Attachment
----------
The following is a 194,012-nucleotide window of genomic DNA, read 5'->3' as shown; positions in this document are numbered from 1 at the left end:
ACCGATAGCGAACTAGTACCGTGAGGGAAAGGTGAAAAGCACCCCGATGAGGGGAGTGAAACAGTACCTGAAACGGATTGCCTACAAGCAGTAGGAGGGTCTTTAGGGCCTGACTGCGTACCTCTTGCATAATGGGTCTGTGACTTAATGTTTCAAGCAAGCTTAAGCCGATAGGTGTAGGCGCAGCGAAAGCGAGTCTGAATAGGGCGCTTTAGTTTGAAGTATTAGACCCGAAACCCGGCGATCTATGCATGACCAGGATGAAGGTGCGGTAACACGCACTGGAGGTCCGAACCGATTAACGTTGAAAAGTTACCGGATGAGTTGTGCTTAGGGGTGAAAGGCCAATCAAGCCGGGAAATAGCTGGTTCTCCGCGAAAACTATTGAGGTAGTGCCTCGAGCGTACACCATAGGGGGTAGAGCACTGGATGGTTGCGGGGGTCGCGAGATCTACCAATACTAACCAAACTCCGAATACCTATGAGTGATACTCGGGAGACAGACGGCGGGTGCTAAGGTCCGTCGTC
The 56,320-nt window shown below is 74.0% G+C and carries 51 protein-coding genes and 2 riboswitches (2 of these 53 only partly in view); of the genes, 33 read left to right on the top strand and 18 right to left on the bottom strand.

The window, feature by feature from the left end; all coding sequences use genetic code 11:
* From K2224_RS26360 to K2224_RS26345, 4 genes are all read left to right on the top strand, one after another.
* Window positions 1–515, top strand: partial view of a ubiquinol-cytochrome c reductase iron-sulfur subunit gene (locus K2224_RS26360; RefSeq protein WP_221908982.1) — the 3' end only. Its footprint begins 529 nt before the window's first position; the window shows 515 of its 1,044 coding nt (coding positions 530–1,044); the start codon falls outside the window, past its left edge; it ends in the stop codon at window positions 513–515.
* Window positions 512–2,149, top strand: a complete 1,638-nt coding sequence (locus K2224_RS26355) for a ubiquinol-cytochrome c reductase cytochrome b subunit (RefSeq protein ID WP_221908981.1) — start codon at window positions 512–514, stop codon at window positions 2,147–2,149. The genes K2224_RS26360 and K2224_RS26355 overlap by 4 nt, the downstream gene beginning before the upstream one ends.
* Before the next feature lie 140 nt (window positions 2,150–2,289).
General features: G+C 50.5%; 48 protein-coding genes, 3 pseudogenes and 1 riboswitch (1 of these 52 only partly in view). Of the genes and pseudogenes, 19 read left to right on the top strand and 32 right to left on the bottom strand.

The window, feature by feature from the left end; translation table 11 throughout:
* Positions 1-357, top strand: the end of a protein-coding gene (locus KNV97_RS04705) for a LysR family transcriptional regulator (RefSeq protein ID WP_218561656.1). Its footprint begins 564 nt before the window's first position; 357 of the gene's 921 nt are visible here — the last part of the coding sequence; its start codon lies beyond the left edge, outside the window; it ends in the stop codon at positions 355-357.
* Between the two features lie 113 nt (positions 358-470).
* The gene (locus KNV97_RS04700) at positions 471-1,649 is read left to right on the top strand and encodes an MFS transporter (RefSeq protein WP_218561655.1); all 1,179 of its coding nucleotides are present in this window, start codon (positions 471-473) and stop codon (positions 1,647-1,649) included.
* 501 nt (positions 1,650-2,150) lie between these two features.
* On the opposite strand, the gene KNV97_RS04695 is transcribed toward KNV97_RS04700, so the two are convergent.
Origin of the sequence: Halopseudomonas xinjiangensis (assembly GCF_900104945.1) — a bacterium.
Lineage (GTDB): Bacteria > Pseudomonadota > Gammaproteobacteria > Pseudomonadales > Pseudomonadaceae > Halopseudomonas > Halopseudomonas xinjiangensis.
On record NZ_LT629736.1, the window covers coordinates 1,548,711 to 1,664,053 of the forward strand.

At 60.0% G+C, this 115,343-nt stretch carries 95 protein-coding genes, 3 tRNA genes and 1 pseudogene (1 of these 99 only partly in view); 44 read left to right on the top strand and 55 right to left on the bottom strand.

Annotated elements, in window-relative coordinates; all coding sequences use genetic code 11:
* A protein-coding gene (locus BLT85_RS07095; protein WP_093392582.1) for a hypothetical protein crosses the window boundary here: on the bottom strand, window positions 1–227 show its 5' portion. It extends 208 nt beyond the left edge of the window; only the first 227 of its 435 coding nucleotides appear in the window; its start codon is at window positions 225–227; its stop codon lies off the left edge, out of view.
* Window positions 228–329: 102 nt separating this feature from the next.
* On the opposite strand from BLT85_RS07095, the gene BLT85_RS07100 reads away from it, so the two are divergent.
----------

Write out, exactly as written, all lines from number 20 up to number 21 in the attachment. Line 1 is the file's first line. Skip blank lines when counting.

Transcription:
Annotated elements, in window-relative coordinates; all coding sequences use genetic code 11:
* A protein-coding gene (locus BLT85_RS07095; protein WP_093392582.1) for a hypothetical protein crosses the window boundary here: on the bottom strand, window positions 1–227 show its 5' portion. It extends 208 nt beyond the left edge of the window; only the first 227 of its 435 coding nucleotides appear in the window; its start codon is at window positions 225–227; its stop codon lies off the left edge, out of view.